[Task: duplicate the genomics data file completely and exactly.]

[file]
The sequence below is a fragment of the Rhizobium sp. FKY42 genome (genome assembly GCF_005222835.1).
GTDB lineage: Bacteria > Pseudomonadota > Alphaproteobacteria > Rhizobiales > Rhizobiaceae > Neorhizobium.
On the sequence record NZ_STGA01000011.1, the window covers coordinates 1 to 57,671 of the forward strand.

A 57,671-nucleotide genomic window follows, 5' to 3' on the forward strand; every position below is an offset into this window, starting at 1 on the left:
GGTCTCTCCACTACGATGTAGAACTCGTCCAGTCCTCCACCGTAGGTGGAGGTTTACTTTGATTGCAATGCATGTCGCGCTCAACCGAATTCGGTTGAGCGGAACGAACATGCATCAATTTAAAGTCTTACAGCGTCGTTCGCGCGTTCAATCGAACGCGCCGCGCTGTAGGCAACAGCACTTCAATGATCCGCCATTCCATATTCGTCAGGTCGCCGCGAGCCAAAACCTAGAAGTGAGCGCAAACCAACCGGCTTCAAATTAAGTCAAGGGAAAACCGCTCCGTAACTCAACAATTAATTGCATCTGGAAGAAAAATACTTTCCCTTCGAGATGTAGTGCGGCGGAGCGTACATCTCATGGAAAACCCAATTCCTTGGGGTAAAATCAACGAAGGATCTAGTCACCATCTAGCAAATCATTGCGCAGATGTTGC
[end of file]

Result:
The sequence below is a fragment of the Rhizobium sp. FKY42 genome (genome assembly GCF_005222835.1).
GTDB lineage: Bacteria > Pseudomonadota > Alphaproteobacteria > Rhizobiales > Rhizobiaceae > Neorhizobium.
On the sequence record NZ_STGA01000011.1, the window covers coordinates 1 to 57,671 of the forward strand.

A 57,671-nucleotide genomic window follows, 5' to 3' on the forward strand; every position below is an offset into this window, starting at 1 on the left:
GGTCTCTCCACTACGATGTAGAACTCGTCCAGTCCTCCACCGTAGGTGGAGGTTTACTTTGATTGCAATGCATGTCGCGCTCAACCGAATTCGGTTGAGCGGAACGAACATGCATCAATTTAAAGTCTTACAGCGTCGTTCGCGCGTTCAATCGAACGCGCCGCGCTGTAGGCAACAGCACTTCAATGATCCGCCATTCCATATTCGTCAGGTCGCCGCGAGCCAAAACCTAGAAGTGAGCGCAAACCAACCGGCTTCAAATTAAGTCAAGGGAAAACCGCTCCGTAACTCAACAATTAATTGCATCTGGAAGAAAAATACTTTCCCTTCGAGATGTAGTGCGGCGGAGCGTACATCTCATGGAAAACCCAATTCCTTGGGGTAAAATCAACGAAGGATCTAGTCACCATCTAGCAAATCATTGCGCAGATGTTGC